READ ALSO: Mexico and Colombia-based real estate startup La Haus raises $16 million in funding

“Technology and data are responsible for ensuring that buyers make this decision sufficiently informed and with the possibility to compare options, so that, in this way, they genuinely feel that this process was rationally the best they have achieved”, says Sanchez-Rios.

The massive use of technology in this sector also reflects on people’s quality of life, especially those interested in real estate. The more information available, the better the filter for face-to-face visits. By selecting fewer properties, but with a greater possibility of closing deals, the consumer saves time and avoids, for example, the need for useless trips in large cities.

Rodrigo Sanchez-Rios, president of La Haus. Photo: La Haus/Courtesy

“During the pandemic, one of the most traditional industries was renewed thanks to technology because of the changes that happened in the way we buy and sell houses. In the ‘new normal’, the facilities that were offered to users during the pandemic will be part of the offer of real estate platforms”, adds Sanchez-Rios. 

Despite all the ease and confidence that the digital world provides, it is very difficult for the entire process of buying and selling real estate to be carried out without any physical contact. At least not yet, especially in the used car market. “This is a trend, to be sure, although it is premature to say that people will no longer want to visit in person the properties where they will live. Our role is to have and develop the best tools to serve customers regardless of the way they prefer to visit their new home, either digitally or in person”, says Osse, from QuintoAndar.

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One aspect that can change this logic is the consumer profile. Whoever goes to the real estate market today has followed the advancement of technology, but does not deposit everything in it. Unlike Generation Z, inserted since birth in the digital world. “It is a generational issue. Generation Y is now in the real estate market and in a few years it will be Generation Z, which was born on the internet. And this generation will not buy offline and that is why the real estate market needs to keep up with the changes”, warns Seabra, from ZAP Group.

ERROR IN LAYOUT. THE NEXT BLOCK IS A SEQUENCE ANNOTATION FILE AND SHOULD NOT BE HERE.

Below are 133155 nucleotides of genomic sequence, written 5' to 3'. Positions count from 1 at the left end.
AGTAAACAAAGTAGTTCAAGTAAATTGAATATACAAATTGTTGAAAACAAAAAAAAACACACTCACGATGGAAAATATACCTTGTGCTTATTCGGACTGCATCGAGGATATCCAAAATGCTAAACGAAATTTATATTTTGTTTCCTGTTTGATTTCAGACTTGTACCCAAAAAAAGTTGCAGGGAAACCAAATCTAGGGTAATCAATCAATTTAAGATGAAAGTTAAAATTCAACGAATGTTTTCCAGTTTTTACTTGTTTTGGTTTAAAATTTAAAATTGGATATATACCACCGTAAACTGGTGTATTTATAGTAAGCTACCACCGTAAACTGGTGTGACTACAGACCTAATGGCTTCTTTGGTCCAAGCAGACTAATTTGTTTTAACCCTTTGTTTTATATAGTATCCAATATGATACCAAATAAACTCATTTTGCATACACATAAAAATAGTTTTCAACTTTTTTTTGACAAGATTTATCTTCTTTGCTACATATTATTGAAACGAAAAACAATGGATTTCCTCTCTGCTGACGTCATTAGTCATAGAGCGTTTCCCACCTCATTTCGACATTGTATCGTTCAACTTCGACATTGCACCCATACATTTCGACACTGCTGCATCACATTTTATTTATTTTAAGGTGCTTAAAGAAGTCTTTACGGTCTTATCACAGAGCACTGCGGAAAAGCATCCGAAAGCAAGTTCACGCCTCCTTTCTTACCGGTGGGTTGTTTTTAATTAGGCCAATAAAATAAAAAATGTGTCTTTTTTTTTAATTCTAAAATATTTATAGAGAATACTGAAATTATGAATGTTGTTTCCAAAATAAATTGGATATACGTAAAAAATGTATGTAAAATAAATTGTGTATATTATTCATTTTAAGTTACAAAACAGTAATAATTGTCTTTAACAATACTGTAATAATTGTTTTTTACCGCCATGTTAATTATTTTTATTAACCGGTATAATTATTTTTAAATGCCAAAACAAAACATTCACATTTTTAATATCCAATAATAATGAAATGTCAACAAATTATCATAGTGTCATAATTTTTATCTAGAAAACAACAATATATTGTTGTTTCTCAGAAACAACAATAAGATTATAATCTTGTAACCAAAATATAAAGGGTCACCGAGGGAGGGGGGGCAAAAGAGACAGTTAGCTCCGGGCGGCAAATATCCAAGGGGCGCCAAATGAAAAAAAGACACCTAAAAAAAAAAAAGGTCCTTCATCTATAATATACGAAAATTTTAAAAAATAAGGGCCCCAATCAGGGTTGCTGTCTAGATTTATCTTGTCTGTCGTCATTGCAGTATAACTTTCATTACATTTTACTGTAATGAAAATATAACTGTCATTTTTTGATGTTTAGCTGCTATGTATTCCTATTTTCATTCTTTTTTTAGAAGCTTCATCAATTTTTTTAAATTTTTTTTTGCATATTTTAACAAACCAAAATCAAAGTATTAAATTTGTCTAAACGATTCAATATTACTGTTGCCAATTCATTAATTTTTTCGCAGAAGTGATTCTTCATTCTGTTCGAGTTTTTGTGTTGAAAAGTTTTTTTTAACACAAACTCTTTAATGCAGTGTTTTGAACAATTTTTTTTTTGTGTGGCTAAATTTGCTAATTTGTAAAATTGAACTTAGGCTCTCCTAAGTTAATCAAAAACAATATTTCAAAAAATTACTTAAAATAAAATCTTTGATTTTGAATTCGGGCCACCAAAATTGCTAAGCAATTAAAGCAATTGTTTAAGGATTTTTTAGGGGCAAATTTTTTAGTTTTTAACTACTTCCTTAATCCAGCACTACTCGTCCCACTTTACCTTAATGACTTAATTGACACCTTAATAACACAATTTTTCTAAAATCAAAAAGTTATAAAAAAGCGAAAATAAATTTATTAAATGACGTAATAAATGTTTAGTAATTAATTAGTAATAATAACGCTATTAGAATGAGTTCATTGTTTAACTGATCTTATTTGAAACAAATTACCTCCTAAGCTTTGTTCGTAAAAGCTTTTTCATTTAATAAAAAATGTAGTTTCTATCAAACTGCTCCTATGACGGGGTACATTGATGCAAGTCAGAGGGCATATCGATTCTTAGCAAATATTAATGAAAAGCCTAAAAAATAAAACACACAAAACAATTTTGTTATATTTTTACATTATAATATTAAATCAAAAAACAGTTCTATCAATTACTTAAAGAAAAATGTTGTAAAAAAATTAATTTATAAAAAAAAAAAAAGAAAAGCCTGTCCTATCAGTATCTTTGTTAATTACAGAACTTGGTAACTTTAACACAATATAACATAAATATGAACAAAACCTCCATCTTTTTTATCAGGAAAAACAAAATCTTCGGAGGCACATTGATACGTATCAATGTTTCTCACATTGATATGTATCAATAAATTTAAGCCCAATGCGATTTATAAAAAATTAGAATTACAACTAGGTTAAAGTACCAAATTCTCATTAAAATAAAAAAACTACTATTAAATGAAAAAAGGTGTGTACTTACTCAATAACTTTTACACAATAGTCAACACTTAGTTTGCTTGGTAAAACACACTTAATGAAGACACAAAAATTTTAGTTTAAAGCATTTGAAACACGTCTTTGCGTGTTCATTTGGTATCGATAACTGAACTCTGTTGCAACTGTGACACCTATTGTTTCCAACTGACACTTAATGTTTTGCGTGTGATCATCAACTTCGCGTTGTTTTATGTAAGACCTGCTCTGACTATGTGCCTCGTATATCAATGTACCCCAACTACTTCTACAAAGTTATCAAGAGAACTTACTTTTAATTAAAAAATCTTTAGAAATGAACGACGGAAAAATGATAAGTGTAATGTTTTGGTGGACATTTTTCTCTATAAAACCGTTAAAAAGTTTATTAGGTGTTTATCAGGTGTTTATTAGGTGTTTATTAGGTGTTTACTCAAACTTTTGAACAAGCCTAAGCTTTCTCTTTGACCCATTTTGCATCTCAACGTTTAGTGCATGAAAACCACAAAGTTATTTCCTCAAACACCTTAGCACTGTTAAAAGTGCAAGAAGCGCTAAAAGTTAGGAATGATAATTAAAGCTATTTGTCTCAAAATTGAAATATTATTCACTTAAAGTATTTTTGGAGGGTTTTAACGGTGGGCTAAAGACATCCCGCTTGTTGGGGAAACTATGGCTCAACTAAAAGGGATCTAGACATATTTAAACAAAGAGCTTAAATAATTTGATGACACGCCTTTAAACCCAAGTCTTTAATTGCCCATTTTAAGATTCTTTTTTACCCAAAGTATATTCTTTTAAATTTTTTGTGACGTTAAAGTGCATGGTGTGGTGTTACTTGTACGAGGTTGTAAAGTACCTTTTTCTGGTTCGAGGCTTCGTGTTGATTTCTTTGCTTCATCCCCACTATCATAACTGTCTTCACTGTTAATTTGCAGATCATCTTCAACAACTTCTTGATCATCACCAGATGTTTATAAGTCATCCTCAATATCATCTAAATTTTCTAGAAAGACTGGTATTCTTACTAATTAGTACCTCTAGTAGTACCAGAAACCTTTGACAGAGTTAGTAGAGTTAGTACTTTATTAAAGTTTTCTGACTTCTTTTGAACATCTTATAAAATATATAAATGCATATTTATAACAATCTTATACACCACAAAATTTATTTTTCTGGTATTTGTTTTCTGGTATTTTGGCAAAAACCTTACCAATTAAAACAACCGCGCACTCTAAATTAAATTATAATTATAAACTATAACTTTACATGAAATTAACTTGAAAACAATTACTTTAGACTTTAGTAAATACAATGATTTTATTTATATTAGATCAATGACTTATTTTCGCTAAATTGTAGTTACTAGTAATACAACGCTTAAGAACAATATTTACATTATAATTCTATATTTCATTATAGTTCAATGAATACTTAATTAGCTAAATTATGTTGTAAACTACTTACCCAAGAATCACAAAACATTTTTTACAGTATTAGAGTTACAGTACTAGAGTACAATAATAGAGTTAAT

New market reaction

The acceleration of digitization in the housing market during the COVID-19 pandemic was even more intense in the launch market. The impossibility of face-to-face visits during periods of greatest traffic restriction required developers to invest in technology. But not all companies had the same speed or resource capacity to respond to the demand that was coming in the digital world.

According to a study by  Brain Inteligência Estratégica, the bigger the company, the less it felt a drop in the search for real estate online during the pandemic. “It is the result of the way in which large companies managed to structure themselves to understand the consumer. The ad is not enough, the entire process is important. Whoever had an innovative structure in the online world, came out ahead, in general, the big ones. This is the most important finding”, explains Fábio Tadeu Araújo, manager at Brain, Fábio Tadeu Araújo, responsible for several of the studies of the Brazilian Chamber of the Construction Industry (CBIC) in the country.

The pandemic also helped to show that investments in technology, especially in the advertisement of real estate, can mean a reduction in costs, for example, with decorated apartments. By providing tools already popularized by startups in the real estate market, such as virtual tours and 3D models, the developers give the client more subsidies to close the deal. “There is a myth that the consumer does not buy property without seeing it. In the launch market, the consumer buys an abstraction, based on a plant on the wall. This does not depend on value or pattern. This was a gain in perception that the developers had”, completes Araújo.

Translated by Jennifer Koppe